Central planning is obviously ineffective when looking back. There’s just too much for one group to do and manage. Hell, even our inter-dependent, capitalist society can barely manage itself given its size. However, more fundamentally than that, even in a socialist society, the iron law of oligarchy reigns supreme, that is, communists have their own red bourgeoisie who desire power and, once they get that power, they’ll execute upon it.

That seems to be something we all forgot, the market, primarily, is not a tool of resource distribution, it’s a tool of civil Darwinism. People want to win, they want to make sure that their side stay safe and ideally reproduces. Socialists forget that tribe is important when dealing with humans, despite often using this tactic to gain power. If you can’t construct an “Us vs Them” situation, then there is zero reason to confederate. Why would two communists work with each other if those communists have something to gain in competition? Stalin has Trotsky killed not for the sake of the revolution, but instead, power. The market provides a way of obtaining power that’s overt rather than covert. People need not hide their grasp for material value or influence behind notions of class consciousness and equality under a market system, they just grab at it overtly.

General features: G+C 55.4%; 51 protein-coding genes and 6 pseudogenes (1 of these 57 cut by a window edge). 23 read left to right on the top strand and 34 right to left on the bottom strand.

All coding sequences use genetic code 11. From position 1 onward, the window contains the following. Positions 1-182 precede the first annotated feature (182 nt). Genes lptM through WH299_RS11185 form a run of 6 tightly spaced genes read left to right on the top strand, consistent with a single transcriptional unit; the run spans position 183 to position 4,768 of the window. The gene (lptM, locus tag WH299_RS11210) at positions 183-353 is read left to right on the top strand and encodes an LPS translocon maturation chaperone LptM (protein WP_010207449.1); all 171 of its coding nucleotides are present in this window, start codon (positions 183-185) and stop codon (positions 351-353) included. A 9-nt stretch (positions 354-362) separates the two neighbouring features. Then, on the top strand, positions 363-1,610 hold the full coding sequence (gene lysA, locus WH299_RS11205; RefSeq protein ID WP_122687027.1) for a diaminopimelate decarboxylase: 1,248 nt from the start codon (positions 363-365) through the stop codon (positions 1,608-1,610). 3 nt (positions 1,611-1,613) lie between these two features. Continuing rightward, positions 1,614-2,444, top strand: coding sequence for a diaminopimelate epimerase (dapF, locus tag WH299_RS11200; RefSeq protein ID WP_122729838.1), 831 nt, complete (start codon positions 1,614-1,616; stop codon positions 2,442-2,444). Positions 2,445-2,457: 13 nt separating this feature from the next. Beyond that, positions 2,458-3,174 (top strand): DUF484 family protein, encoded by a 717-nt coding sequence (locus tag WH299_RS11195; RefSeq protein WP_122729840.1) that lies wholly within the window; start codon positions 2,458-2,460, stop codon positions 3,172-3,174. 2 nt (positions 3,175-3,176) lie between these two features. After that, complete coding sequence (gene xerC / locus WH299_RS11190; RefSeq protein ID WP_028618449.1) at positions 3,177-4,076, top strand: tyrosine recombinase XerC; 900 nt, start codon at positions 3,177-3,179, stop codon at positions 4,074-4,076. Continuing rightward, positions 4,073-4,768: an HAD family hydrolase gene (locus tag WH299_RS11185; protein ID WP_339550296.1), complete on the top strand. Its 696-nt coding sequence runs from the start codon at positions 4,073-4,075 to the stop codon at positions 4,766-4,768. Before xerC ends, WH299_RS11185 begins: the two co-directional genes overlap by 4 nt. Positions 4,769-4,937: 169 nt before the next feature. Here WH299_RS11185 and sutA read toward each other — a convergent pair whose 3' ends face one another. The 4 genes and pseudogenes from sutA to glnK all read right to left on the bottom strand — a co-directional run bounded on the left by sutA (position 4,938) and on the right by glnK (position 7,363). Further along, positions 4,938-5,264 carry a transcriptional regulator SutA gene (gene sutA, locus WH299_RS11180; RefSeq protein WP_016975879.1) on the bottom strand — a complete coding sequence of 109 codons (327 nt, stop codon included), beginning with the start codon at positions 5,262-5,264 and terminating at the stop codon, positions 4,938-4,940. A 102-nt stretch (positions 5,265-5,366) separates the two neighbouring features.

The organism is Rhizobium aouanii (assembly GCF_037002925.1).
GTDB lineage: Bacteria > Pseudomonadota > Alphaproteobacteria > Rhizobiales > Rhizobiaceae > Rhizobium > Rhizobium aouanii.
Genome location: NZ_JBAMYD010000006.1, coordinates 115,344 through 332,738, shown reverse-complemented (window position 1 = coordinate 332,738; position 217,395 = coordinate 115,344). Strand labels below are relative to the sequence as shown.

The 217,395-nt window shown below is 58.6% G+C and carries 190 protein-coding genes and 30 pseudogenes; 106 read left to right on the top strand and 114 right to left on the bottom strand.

So, here we are again. The market is back, but not because the market is good, or the market is effective, like many boring right-wingers say, but instead because the market is a necessary expression of the human desire for power that does not contest with the more powerful violent monopoly. Violence is expensive, selling cakes is not. I can still win if I sell cakes rather than own an empire. My family will live off my income, and it’ll be a good deal for all.